To test whether the identified common SNPs with minor allele frequency (MAF) larger than 1% (rs17131232, rs76101054, rs1188952, rs193167060, rs41286763, rs149597385, Table 3) are associated with high myopia, we performed association analysis using 197 Chinese subjects (CHB, CHS) who had no phenotype record from the 1000 Genome project as the controls. Unfortunately, we failed to find an association of these polymorphisms between the patients with high myopia and the controls (rs17131232: p=0.81; rs76101054: p=0.43; rs1188952: p=0.06; rs193167060: p=0.37; rs41286763: p=1.00; rs149597385: p=0.75).
We performed a mutation screening of ZNF644 in a separate high-myopia cohort from a Chinese population, and identified five novel variants that had not been reported in dbSNP137, 1000 Genomes, and NHLBI ESP exome in seven patients. All of the variants were also absent in 526 population-matched normal controls. These novel variants were all identified in sporadic cases.
Until now, three studies, including this study, have investigated the mutations of ZNF644 in patients with high myopia [20,21]. A total of 12 novel variants have been identified (Table 5). Three were identified in the 3′ UTR, nine were identified in coding regions (one synonymous and eight missense), and one was identified in the 5′ UTR. Functional prediction for the missense variants demonstrated that p.E1278G, p.R680G, p.S672G, p.E274V, and p.C699Y were predicted to be damaging by either SIFT or PolyPhen2 or both; however, p.T956S, p.I587L, and p.T401A were predicted to be either benign or tolerant. Conservation analysis revealed that p.E1278G, p.T956S, p.R680G, p.E274V, p.C699Y, and p.T401A are conserved, but p.S672G and p.I587L failed to survive the conservation threshold (Table 4). Variants p.I587, p.C699Y, c.+592G>A, and c.-219C>A were recurrently identified in more than one case. All variants were identified in sporadic cases except p.S672G, which was identified and cosegregated with the phenotype in a large family with high myopia .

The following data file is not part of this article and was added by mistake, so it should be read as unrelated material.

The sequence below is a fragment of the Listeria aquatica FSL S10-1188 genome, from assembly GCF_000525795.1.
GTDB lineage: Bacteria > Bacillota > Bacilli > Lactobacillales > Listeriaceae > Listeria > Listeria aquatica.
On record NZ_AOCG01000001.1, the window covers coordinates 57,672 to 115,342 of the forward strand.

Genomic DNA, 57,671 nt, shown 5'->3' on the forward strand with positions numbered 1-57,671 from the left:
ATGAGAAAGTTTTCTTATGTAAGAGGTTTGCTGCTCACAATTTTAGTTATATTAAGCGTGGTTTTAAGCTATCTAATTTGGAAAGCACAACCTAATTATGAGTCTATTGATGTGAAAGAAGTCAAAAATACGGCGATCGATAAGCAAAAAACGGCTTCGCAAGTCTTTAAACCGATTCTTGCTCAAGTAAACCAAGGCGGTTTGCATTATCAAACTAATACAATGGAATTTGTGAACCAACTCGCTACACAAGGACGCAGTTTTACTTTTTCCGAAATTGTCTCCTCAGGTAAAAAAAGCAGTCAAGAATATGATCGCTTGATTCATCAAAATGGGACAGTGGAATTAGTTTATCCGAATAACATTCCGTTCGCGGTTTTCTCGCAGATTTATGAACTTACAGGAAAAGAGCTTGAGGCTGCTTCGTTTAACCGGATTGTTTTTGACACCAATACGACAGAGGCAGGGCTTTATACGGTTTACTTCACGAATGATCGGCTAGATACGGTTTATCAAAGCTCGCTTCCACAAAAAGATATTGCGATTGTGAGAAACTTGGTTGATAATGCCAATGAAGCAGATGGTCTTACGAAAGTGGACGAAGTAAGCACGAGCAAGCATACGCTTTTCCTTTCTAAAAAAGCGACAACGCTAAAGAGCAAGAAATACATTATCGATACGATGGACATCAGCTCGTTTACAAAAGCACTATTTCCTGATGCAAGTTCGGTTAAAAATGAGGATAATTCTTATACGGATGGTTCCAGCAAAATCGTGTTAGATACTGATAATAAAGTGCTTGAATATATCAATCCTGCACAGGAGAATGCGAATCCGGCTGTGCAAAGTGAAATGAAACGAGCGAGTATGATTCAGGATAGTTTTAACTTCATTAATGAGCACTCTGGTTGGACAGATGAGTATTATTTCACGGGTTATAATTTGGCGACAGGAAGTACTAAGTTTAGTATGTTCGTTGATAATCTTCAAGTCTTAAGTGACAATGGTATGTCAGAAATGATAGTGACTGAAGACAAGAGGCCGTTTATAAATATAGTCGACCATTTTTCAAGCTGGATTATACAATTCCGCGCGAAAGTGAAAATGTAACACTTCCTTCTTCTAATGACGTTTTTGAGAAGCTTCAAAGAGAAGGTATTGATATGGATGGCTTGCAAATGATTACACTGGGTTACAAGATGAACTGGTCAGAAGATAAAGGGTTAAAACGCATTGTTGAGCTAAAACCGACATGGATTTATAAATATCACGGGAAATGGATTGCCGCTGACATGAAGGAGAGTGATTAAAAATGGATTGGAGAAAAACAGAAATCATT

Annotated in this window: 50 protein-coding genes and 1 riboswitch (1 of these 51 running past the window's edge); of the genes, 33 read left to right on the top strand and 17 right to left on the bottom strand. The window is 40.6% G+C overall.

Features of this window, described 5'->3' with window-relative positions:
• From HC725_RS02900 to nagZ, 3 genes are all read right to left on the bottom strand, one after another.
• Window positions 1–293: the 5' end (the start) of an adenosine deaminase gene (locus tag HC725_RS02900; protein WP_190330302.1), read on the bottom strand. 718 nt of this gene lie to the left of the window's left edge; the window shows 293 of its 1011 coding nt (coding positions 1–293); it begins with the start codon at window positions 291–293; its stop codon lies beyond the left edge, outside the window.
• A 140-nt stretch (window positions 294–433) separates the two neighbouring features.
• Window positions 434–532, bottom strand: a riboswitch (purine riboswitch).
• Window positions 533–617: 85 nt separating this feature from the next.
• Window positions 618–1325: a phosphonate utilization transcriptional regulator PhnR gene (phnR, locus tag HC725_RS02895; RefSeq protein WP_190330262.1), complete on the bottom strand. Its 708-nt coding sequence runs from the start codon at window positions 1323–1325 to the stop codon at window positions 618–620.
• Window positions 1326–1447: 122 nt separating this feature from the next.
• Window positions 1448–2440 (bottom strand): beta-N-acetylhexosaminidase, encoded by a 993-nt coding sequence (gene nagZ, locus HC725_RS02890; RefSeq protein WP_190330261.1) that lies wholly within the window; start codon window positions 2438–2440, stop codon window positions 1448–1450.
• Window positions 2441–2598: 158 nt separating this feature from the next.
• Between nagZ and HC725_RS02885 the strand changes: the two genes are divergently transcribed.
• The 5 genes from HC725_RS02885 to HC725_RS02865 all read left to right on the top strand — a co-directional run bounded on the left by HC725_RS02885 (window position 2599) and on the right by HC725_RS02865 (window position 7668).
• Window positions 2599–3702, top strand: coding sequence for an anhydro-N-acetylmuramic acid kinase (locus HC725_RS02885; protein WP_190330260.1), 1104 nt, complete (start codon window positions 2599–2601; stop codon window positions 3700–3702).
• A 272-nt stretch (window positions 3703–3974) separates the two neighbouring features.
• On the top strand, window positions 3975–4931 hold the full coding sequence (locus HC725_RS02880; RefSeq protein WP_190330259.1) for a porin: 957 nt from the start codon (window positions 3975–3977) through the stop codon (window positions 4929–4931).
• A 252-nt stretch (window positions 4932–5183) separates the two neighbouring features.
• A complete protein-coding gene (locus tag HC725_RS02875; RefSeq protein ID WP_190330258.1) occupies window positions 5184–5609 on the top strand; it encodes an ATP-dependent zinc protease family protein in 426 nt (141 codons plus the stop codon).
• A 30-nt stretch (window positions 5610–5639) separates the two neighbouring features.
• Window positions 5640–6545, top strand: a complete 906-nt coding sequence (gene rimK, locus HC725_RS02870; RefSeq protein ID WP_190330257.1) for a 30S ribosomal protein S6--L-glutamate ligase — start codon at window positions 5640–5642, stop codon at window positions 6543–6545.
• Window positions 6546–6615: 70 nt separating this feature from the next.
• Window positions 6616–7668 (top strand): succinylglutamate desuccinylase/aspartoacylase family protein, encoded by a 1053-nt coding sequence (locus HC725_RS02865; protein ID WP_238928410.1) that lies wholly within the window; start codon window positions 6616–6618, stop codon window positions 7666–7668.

Genetic studies have revealed that high myopia has an extremely high genetic heterogeneity. For example, 19 linkage peaks have been identified up to now, and most cannot be replicated in independent study; a genome-wide association study also revealed dozens of risk variants or susceptible genes . Mutations of genes identified in Mendelian inheritance families and sporadic cases, such as ZNF644, SCO2 (gene ID:9997, OMIM number: 604272), LRPAP1 (gene ID:4043, OMIM number: 104225), and LEPREL1 (gene ID:55214, OMIM number: 610341), explain only a small proportion of the subjects with high myopia [23-25]. Therefore, ZNF644 mutations identified in sporadic patients with high myopia must be evaluated in a larger cohort of patients with well-characterized high myopia and normal controls to determine whether these variants are associated with the clinical outcome or not.
ZNF644 encodes zinc finger transcription factor, which is ubiquitously expressed in several tissues such as the eye, liver, and placenta. The biologic function and the mechanism of this gene in high myopia pathogenesis are still unclear, although this gene was revealed to be associated with high myopia three years ago. Further studies should be conducted to investigate the functional consequence of these mutations, or at least the mutation cosegregating with high myopia in the large family (p.S672G). An animal model study should also be conducted to analyze the phenocopy and molecular mechanism of ZNF644 in the development of myopia.
We greatly thank all the patients who participated in this study. This work was supported by National Basic Research Program of China (2012CB517902), National Natural Science Foundation of China (81330027, 81161120544) and Fundamental Research Funds for the Central Universities (2012zzts110). Co-Corresponding authors should be addressed to Zhengmao Hu (email@example.com) or Kun Xia (firstname.lastname@example.org). All of the authors declare no conflict of interest.